Our preferred ways to invest in and to trade gold along with the reasoning can be found in the how to buy gold section. Furthermore, our preferred ETFs and ETNs can be found in our Gold & Silver ETF Ranking.

As a reminder, Gold & Silver Trading Alerts are posted before or on each trading day (we usually post them before the opening bell, but we don't promise doing that each day). If there's anything urgent, we will send you an additional small alert before posting the main one.


On a side note, while commenting on analyses, please keep the Pillars of the Community in mind. It’s great to provide points that help others be more objective. However, it’s important to focus on the facts and discuss them in a dignified manner. There is not much of the latter in personal attacks. As more and more people join our community, it is important to keep it friendly. Being yourself, even to the point of swearing, is great, but the point is not to belittle other people or put them in a position of “shame” (whether it works or not). Everyone can make mistakes, and everyone does, in fact, make mistakes. We all here have the same goal: to have a greater understanding of the markets and pick better risk-to-reward situations for our trades. We are on the same side.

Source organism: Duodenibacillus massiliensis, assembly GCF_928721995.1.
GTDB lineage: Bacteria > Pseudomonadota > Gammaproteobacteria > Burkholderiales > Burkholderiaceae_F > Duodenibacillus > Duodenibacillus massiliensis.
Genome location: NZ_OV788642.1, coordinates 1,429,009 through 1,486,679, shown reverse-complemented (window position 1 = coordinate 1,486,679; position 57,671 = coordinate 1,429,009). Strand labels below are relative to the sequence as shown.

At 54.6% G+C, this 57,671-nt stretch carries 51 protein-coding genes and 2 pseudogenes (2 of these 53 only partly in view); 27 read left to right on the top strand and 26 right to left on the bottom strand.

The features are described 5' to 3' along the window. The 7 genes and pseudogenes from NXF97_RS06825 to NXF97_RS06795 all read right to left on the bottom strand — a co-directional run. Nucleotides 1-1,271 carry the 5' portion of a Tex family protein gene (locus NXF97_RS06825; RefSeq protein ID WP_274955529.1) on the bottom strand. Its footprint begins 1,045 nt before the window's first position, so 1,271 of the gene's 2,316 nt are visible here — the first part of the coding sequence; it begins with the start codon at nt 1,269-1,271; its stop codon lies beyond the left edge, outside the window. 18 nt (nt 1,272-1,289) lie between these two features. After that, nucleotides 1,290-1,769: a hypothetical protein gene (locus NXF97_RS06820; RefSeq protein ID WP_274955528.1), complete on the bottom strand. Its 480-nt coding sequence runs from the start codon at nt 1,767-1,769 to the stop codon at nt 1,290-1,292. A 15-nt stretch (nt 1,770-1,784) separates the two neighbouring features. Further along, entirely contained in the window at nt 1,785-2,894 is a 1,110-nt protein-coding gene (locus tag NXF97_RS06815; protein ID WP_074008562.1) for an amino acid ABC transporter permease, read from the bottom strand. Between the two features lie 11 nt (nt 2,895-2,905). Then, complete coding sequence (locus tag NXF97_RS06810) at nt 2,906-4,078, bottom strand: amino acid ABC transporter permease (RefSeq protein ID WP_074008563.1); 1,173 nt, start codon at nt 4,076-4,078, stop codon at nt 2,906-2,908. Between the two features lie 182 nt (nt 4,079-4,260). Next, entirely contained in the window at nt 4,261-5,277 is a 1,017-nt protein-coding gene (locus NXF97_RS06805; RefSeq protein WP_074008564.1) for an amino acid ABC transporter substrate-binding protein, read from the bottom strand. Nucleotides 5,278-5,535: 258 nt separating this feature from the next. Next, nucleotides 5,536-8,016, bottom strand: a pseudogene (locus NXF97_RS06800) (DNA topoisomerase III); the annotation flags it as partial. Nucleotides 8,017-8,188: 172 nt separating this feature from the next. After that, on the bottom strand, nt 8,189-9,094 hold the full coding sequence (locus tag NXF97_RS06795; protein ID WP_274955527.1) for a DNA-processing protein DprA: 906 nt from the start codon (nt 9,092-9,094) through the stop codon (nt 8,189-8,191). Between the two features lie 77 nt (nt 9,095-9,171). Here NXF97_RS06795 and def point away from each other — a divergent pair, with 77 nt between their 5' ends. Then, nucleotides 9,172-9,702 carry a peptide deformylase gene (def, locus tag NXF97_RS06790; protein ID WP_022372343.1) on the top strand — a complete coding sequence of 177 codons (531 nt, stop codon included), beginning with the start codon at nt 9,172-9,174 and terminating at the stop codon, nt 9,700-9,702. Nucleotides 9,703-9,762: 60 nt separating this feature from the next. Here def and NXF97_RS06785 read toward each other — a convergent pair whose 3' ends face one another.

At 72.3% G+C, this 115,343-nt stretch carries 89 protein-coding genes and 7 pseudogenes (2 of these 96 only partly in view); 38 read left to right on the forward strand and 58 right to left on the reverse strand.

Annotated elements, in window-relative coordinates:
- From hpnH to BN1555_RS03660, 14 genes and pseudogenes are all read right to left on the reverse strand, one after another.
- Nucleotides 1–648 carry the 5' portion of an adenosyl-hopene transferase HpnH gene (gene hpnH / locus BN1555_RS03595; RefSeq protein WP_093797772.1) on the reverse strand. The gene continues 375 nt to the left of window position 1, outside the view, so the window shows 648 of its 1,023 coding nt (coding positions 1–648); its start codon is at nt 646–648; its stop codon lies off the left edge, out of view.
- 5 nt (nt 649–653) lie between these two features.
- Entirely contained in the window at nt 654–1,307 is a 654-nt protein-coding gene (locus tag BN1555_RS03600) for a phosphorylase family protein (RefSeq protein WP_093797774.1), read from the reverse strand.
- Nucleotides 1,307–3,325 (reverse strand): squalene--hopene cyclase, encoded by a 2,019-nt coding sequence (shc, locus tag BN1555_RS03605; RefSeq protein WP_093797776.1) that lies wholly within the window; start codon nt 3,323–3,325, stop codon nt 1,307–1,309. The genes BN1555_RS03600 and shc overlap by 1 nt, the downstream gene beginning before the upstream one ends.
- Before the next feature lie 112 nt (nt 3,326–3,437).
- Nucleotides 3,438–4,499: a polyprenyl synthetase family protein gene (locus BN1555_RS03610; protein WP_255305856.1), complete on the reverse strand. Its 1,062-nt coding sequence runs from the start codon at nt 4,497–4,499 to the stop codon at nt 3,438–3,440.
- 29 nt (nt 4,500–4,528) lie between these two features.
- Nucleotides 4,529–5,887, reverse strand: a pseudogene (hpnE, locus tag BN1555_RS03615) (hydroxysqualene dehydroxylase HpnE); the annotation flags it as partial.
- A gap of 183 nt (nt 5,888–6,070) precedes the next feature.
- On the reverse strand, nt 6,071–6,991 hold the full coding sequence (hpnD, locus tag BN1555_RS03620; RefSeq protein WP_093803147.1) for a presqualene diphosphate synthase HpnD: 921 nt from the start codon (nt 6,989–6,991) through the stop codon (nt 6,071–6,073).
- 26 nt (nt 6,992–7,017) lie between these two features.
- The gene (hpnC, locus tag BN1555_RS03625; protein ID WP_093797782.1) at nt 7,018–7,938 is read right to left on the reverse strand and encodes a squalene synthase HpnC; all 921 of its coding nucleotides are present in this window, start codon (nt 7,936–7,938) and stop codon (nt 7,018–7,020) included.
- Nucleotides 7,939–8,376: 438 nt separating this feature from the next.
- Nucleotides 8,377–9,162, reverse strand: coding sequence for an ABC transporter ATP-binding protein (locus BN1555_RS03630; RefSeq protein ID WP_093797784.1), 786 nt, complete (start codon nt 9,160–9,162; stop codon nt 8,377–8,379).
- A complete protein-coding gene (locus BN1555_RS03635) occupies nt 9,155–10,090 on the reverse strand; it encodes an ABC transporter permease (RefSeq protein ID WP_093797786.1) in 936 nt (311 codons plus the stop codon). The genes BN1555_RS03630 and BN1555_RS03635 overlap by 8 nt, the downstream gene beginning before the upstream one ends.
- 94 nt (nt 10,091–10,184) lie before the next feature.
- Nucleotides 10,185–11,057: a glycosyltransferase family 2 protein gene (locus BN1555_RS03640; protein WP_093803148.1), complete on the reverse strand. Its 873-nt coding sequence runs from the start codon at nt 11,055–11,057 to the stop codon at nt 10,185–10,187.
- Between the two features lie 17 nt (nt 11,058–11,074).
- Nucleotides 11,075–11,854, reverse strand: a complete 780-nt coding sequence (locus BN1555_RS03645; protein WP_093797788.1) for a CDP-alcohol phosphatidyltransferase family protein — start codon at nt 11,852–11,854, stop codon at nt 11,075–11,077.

On another – and final – side note, the number of messages, comments etc. that I’m receiving is enormous, and while I’m grateful for such engagement and feedback, I’m also starting to realize that there’s no way in which I’m going to be able to provide replies to everyone that I would like to, while keeping any sort of work-life balance and sanity ;) Not to mention peace of mind and calmness required to approach the markets with maximum objectivity and to provide you with the service of the highest quality – and best of my abilities.

Consequently, please keep in mind that I will not be able to react / reply to all messages. It will be my priority to reply to messages/comments that adhere to the Pillars of the Community (I wrote them, by the way) and are based on kindness, compassion and on helping others grow themselves and their capital in the most objective manner possible (and to messages that are supportive in general). I noticed that whatever one puts their attention to – grows, and that’s what I think all communities need more of.

Sometimes, Golden Meadow’s support team forwards me a message from someone, who assumed that I might not be able to see a message on Golden Meadow, but that I would notice it in my e-mail account. However, since it’s the point here to create a supportive community, I will specifically not be providing any replies over email, and I will be providing them over here (to the extent time permits). Everyone’s best option is to communicate here, on Golden Meadow, ideally not in private messages (there are exceptions, of course!) but in specific spaces or below articles, because even if I’m not able to reply, the odds are that there will be someone else with insights on a given matter that might provide helpful details. And since we are all on the same side (aiming to grow ourselves and our capital), a ton of value can be created through this kind of collaboration :).

Thank you.

Przemyslaw K. Radomski, CFA
Founder, Editor-in-chief